**Remember! Our deadline for submitting to Mothering Through the Darkness, our upcoming anthology about postpartum depression and struggles, has been extended to January 1st. Submit an essay here.

  • We Have a Big Announcement!

    We have exciting news, and we are thrilled to finally share it with our HerStories community today! Last week, we signed a contract with She Writes Press to publish our next anthology, Mothering Through the Darkness! We could not be happier about this. Have you heard of She Writes Press? In the publishing world, many people refer to them as a “hybrid publisher.” In their own words, this is how the She Writes team describes their business:

    She Writes Press is unique in the world of publishing because we’re neither traditional publishing, nor are we self-publishing. We have begun to bill ourselves as a “third way” and we proudly occupy the gray zone, a much-needed alternative in a rapidly changing publishing landscape.”

    She Writes is an independent publishing company that gives writers more control than a traditional publisher; they provide high-quality services as well as a positive community experience.

    Jessica and I have had a great experience with self-publishing our first two books; we particularly found our groove with My Other Ex. But we are very much looking forward to publishing with She Writes—from working with their cover designer, to their editing team, to being part of a community that helps promote women writers and their work.

    For more information on She Writes Press, their services, and how to submit your manuscript to them for consideration, visit their website. Right now, our book is slated for publication in fall 2015! We are so excited; we’ve been steadily receiving submissions, and we look forward to receiving more in the coming weeks. If you’re thinking about submitting an essay but you’ve been on the fence, we hope you’ll take the plunge.

    On that note, we are happy to share that we will be extending our deadline for our call for submissions and writing contest for Mothering Through the Darkness. The deadline for submissions is now January 1st, 2015. For more information on the anthology, the guidelines, the contest, and how to submit, read this post. And you can submit your essay directly by following this link.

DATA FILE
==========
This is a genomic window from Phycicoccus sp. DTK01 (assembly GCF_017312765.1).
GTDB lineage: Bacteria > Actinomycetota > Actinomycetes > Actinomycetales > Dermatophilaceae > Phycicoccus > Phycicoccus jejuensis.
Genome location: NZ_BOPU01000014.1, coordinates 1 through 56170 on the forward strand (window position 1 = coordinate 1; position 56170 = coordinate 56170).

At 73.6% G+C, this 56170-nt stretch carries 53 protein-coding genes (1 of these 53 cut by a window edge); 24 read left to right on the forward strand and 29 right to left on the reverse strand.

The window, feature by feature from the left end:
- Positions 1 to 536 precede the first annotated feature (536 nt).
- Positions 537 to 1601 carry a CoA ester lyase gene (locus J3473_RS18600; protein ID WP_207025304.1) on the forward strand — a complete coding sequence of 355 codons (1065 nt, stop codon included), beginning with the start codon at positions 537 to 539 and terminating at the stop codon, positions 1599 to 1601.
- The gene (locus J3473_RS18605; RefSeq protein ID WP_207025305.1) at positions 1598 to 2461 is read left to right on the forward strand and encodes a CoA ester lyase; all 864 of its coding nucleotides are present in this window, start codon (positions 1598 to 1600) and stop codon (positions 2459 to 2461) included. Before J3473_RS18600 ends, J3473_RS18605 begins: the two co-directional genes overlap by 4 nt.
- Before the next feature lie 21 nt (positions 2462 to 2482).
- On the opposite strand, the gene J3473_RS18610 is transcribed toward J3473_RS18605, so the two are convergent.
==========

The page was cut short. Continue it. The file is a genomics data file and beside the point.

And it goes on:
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  • Teaching Our Daughters About Friendship Breakups

    “Mommy, Olivia and Claire are sitting right over there!” my seven-year-old daughter announced excitedly, tugging my arm. “Let’s go talk to them!”

    I shot a pained glance at my girlfriend, seated across the table from me, and sighed. “Honey, Mommy is not going to go say hi to Olivia today.” My daughter looked confused. When we had made plans to meet friends for pizza that evening, it hadn’t occurred to me to be prepared for this conversation. Why would I expect them to be here? Perhaps I’d hoped I could entirely avoid ever bringing this up with my oldest daughter.

    Taking a deep breath, I explained, “Mommy and Olivia had a fight. We aren’t friends anymore, and I’m not going to go talk to her. But you are welcome to go say hello—I know Claire would love to see you.”

    “But why aren’t you friends anymore? Why did you have a fight?” my daughter persisted.

    “Honey, that’s a grown-up problem and I’m not going to explain it to you right now. But I do want you to know that just because Olivia and I aren’t friends, it doesn’t mean that you can’t be friends with her, and with Claire.”

    “Can Sophie and Claire still be friends?” she inquired, referring to her toddler sister.

    “Of course,” I lied, having a slightly deeper understanding of the parentally-directed social practices of the under-two-year-old crowd.

    She trotted away happily to greet themand I exchanged glances and sighs of relief with my girlfriend, the third side of the friendship triangle gone wrong. Olivia and I hadn’t drifted apart. To say that we had fought was not an exaggeration—it was an ugly, uncomfortable blowout that had bled into other relationships and had even affected my job. It was awful, and I was never, ever going to be friends with her again. So how did I expect my second grade daughter to grasp such intricacies? Especially when I repeatedly coached her to mend fences when she and her own friends had argued?